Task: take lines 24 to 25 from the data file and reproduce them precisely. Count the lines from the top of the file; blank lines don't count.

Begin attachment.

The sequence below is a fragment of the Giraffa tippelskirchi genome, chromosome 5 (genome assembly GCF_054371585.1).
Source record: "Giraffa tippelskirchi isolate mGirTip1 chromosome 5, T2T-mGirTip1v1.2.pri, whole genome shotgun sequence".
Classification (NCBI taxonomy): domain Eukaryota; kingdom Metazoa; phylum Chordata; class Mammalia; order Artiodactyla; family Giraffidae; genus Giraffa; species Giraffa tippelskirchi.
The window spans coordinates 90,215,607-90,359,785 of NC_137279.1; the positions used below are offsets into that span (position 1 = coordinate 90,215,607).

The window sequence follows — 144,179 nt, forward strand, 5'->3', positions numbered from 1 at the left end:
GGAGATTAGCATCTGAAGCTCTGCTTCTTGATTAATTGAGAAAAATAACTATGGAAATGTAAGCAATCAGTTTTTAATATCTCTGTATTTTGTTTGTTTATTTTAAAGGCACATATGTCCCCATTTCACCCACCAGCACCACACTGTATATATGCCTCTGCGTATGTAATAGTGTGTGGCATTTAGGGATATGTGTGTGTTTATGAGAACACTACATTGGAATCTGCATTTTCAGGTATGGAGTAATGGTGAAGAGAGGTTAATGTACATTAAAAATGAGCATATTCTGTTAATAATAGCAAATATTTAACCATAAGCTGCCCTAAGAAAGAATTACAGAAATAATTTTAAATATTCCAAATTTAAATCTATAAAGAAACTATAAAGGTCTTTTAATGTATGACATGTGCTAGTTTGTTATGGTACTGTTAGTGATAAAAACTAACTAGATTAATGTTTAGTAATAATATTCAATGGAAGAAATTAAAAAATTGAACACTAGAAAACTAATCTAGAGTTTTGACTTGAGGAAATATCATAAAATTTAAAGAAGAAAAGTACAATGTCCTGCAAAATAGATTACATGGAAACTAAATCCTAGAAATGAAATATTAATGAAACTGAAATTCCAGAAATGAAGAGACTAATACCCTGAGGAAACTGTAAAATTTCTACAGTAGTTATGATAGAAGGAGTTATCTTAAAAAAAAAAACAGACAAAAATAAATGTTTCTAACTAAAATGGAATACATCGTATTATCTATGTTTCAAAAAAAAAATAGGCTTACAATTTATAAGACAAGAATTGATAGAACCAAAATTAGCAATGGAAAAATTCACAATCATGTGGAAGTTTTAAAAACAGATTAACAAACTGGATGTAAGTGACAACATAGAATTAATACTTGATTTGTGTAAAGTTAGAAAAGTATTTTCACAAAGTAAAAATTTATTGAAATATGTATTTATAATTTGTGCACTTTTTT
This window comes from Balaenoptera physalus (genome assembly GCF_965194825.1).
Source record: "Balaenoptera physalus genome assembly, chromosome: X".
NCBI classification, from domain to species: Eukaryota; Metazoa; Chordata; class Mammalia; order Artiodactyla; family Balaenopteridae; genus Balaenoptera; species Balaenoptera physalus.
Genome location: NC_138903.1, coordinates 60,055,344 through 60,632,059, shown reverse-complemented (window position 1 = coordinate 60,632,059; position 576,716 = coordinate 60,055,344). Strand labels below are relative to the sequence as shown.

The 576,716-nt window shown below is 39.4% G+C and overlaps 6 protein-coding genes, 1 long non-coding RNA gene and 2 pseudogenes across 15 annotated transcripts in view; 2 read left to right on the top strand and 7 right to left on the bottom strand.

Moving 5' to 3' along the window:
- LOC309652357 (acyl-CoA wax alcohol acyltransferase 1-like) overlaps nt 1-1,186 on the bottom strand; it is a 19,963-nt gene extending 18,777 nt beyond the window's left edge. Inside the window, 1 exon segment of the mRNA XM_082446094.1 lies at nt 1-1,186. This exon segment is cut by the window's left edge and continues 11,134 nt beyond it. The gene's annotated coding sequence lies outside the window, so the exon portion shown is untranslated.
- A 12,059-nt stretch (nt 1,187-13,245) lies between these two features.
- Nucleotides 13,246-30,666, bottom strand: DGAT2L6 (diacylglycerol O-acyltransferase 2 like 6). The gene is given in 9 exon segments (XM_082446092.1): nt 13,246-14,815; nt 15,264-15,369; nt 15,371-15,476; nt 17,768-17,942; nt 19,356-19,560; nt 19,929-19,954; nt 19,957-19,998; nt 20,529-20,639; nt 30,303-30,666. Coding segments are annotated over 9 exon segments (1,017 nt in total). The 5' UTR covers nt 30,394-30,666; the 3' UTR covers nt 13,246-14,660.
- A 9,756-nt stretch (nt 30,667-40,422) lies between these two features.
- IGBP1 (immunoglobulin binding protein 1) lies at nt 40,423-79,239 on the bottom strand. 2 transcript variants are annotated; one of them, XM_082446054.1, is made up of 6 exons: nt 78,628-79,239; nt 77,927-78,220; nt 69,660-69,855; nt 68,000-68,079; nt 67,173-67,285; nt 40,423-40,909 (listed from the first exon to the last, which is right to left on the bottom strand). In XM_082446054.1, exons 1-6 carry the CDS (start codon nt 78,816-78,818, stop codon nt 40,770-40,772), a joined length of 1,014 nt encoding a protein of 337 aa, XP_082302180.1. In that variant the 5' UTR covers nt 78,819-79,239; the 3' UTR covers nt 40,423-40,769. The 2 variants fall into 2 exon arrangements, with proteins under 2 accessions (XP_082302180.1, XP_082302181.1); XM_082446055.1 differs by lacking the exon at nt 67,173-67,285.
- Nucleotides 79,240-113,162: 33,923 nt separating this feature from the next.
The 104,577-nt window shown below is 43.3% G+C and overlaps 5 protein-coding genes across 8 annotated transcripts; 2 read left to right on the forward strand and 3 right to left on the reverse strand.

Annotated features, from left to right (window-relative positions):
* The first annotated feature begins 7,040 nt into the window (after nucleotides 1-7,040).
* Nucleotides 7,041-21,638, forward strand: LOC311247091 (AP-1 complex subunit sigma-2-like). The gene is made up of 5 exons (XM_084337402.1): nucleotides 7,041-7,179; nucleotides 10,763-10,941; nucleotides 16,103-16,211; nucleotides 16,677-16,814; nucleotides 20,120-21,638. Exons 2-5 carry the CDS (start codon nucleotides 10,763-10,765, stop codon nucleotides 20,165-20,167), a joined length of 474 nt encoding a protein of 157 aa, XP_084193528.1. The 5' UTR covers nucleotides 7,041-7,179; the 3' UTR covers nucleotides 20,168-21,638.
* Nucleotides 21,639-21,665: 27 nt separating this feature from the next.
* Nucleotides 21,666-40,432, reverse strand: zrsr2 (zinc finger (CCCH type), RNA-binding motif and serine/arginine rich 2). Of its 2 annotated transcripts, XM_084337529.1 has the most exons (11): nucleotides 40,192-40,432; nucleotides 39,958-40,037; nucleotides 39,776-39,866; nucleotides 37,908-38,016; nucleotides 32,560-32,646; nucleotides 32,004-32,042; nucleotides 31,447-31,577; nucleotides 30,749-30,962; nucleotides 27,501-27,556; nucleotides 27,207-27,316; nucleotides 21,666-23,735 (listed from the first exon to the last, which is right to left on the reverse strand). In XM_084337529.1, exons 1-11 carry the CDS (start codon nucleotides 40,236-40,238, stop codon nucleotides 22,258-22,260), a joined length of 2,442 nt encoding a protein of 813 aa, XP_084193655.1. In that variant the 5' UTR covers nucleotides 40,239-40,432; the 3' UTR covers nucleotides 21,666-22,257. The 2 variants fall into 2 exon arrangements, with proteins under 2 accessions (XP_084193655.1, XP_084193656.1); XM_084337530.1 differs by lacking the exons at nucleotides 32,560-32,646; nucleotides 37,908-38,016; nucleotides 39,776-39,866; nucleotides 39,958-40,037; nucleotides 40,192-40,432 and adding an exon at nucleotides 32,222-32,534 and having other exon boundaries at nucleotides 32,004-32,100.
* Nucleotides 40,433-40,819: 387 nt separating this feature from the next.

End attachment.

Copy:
* Nucleotides 21,666-40,432, reverse strand: zrsr2 (zinc finger (CCCH type), RNA-binding motif and serine/arginine rich 2). Of its 2 annotated transcripts, XM_084337529.1 has the most exons (11): nucleotides 40,192-40,432; nucleotides 39,958-40,037; nucleotides 39,776-39,866; nucleotides 37,908-38,016; nucleotides 32,560-32,646; nucleotides 32,004-32,042; nucleotides 31,447-31,577; nucleotides 30,749-30,962; nucleotides 27,501-27,556; nucleotides 27,207-27,316; nucleotides 21,666-23,735 (listed from the first exon to the last, which is right to left on the reverse strand). In XM_084337529.1, exons 1-11 carry the CDS (start codon nucleotides 40,236-40,238, stop codon nucleotides 22,258-22,260), a joined length of 2,442 nt encoding a protein of 813 aa, XP_084193655.1. In that variant the 5' UTR covers nucleotides 40,239-40,432; the 3' UTR covers nucleotides 21,666-22,257. The 2 variants fall into 2 exon arrangements, with proteins under 2 accessions (XP_084193655.1, XP_084193656.1); XM_084337530.1 differs by lacking the exons at nucleotides 32,560-32,646; nucleotides 37,908-38,016; nucleotides 39,776-39,866; nucleotides 39,958-40,037; nucleotides 40,192-40,432 and adding an exon at nucleotides 32,222-32,534 and having other exon boundaries at nucleotides 32,004-32,100.
* Nucleotides 40,433-40,819: 387 nt separating this feature from the next.